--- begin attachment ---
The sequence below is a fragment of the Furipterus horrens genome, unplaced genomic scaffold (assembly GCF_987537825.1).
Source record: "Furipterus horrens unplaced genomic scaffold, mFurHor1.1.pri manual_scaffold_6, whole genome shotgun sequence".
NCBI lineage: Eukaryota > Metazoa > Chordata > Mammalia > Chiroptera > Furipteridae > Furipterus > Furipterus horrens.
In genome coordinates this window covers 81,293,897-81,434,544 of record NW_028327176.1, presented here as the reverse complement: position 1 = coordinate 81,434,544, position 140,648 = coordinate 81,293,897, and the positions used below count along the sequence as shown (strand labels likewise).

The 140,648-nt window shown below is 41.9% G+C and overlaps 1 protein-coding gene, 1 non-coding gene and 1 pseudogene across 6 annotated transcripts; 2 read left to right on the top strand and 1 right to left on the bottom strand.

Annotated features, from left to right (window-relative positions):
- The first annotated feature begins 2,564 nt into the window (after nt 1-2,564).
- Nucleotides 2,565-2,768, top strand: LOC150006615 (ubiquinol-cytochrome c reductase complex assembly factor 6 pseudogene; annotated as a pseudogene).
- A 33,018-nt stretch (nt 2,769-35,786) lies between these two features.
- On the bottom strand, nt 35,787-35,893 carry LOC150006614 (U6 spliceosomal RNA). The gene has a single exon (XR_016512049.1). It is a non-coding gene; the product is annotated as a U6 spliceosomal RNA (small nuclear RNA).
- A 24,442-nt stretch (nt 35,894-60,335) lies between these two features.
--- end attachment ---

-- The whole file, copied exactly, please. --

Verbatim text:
The sequence below is a fragment of the Furipterus horrens genome, unplaced genomic scaffold (assembly GCF_987537825.1).
Source record: "Furipterus horrens unplaced genomic scaffold, mFurHor1.1.pri manual_scaffold_6, whole genome shotgun sequence".
NCBI lineage: Eukaryota > Metazoa > Chordata > Mammalia > Chiroptera > Furipteridae > Furipterus > Furipterus horrens.
In genome coordinates this window covers 81,293,897-81,434,544 of record NW_028327176.1, presented here as the reverse complement: position 1 = coordinate 81,434,544, position 140,648 = coordinate 81,293,897, and the positions used below count along the sequence as shown (strand labels likewise).

The 140,648-nt window shown below is 41.9% G+C and overlaps 1 protein-coding gene, 1 non-coding gene and 1 pseudogene across 6 annotated transcripts; 2 read left to right on the top strand and 1 right to left on the bottom strand.

Annotated features, from left to right (window-relative positions):
- The first annotated feature begins 2,564 nt into the window (after nt 1-2,564).
- Nucleotides 2,565-2,768, top strand: LOC150006615 (ubiquinol-cytochrome c reductase complex assembly factor 6 pseudogene; annotated as a pseudogene).
- A 33,018-nt stretch (nt 2,769-35,786) lies between these two features.
- On the bottom strand, nt 35,787-35,893 carry LOC150006614 (U6 spliceosomal RNA). The gene has a single exon (XR_016512049.1). It is a non-coding gene; the product is annotated as a U6 spliceosomal RNA (small nuclear RNA).
- A 24,442-nt stretch (nt 35,894-60,335) lies between these two features.